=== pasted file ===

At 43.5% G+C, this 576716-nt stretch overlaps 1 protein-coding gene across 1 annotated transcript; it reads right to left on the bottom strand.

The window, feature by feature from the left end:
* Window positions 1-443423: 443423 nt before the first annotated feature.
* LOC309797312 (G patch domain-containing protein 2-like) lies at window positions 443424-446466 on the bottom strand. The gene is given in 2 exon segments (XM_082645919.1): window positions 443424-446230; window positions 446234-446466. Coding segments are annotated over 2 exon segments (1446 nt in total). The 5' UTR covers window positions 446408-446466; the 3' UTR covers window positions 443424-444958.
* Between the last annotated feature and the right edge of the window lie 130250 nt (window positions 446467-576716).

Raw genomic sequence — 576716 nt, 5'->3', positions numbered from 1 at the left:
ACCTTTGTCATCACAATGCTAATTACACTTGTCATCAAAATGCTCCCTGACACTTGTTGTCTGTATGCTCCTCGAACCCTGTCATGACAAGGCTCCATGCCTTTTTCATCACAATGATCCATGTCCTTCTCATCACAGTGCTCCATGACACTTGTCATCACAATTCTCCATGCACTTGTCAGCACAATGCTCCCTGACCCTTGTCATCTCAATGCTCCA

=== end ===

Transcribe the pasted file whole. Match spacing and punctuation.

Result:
At 43.5% G+C, this 576716-nt stretch overlaps 1 protein-coding gene across 1 annotated transcript; it reads right to left on the bottom strand.

The window, feature by feature from the left end:
* Window positions 1-443423: 443423 nt before the first annotated feature.
* LOC309797312 (G patch domain-containing protein 2-like) lies at window positions 443424-446466 on the bottom strand. The gene is given in 2 exon segments (XM_082645919.1): window positions 443424-446230; window positions 446234-446466. Coding segments are annotated over 2 exon segments (1446 nt in total). The 5' UTR covers window positions 446408-446466; the 3' UTR covers window positions 443424-444958.
* Between the last annotated feature and the right edge of the window lie 130250 nt (window positions 446467-576716).

Raw genomic sequence — 576716 nt, 5'->3', positions numbered from 1 at the left:
ACCTTTGTCATCACAATGCTAATTACACTTGTCATCAAAATGCTCCCTGACACTTGTTGTCTGTATGCTCCTCGAACCCTGTCATGACAAGGCTCCATGCCTTTTTCATCACAATGATCCATGTCCTTCTCATCACAGTGCTCCATGACACTTGTCATCACAATTCTCCATGCACTTGTCAGCACAATGCTCCCTGACCCTTGTCATCTCAATGCTCCA